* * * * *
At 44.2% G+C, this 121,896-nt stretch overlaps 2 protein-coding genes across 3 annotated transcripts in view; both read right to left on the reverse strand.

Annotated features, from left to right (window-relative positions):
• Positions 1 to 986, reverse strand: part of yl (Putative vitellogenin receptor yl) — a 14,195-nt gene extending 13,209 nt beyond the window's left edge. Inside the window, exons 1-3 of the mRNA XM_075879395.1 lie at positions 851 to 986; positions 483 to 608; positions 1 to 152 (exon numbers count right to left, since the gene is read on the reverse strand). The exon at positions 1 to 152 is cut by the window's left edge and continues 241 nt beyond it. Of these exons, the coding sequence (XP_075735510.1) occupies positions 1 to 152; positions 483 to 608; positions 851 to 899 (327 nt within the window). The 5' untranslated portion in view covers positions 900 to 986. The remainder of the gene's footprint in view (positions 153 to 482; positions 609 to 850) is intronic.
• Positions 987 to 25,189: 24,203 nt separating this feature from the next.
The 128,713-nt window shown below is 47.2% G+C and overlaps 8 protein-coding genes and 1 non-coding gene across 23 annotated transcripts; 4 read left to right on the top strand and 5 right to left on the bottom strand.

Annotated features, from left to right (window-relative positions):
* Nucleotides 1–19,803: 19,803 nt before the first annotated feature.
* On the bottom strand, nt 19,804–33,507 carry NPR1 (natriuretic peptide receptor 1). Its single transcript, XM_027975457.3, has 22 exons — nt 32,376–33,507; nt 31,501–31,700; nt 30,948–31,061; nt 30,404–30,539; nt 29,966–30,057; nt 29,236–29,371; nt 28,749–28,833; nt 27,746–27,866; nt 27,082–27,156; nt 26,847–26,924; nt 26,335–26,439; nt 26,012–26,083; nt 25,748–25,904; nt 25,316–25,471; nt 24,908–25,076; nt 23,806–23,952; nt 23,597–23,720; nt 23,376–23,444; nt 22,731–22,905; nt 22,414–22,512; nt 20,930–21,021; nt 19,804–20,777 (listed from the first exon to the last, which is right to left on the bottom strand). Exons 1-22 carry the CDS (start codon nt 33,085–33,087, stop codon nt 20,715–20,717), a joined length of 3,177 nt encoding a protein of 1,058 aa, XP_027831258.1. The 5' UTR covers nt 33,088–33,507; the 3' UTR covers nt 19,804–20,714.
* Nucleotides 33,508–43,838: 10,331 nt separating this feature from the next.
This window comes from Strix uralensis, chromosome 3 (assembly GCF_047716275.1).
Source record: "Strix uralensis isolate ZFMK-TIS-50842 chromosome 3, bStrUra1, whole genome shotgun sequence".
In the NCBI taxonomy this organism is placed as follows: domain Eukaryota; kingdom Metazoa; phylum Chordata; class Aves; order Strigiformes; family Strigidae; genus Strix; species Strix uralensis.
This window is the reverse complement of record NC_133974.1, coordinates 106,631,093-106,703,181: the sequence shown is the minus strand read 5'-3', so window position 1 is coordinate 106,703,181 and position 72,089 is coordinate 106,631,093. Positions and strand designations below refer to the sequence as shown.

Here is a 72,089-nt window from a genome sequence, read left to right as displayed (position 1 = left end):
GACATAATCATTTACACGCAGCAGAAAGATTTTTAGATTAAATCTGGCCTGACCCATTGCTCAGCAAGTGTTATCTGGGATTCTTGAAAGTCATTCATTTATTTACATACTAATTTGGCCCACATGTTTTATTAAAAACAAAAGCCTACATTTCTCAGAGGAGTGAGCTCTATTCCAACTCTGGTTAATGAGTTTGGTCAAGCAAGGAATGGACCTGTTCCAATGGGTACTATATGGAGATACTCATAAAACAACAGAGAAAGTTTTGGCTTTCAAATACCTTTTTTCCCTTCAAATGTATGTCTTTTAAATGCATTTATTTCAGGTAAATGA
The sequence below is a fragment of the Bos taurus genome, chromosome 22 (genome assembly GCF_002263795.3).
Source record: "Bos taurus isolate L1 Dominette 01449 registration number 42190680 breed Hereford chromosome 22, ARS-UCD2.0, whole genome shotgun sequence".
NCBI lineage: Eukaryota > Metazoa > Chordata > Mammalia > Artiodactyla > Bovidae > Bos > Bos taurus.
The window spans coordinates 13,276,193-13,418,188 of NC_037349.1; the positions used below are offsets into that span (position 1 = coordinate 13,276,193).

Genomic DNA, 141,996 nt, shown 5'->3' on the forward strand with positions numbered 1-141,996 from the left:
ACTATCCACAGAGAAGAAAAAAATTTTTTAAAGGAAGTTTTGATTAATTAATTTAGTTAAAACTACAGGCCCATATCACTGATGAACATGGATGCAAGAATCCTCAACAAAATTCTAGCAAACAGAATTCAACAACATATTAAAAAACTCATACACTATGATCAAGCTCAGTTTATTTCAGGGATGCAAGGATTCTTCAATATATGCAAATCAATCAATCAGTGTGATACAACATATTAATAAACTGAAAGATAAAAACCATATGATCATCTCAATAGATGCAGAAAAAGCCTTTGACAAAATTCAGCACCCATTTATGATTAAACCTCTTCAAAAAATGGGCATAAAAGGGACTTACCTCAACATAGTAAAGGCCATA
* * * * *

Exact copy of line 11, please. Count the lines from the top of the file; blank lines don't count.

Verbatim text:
Source record: "Strix uralensis isolate ZFMK-TIS-50842 chromosome 3, bStrUra1, whole genome shotgun sequence".